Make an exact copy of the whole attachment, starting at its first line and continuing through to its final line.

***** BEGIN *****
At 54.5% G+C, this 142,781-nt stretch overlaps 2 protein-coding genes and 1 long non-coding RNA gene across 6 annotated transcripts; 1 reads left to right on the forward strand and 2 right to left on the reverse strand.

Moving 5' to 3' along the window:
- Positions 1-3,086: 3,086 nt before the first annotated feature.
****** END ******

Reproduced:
At 54.5% G+C, this 142,781-nt stretch overlaps 2 protein-coding genes and 1 long non-coding RNA gene across 6 annotated transcripts; 1 reads left to right on the forward strand and 2 right to left on the reverse strand.

Moving 5' to 3' along the window:
- Positions 1-3,086: 3,086 nt before the first annotated feature.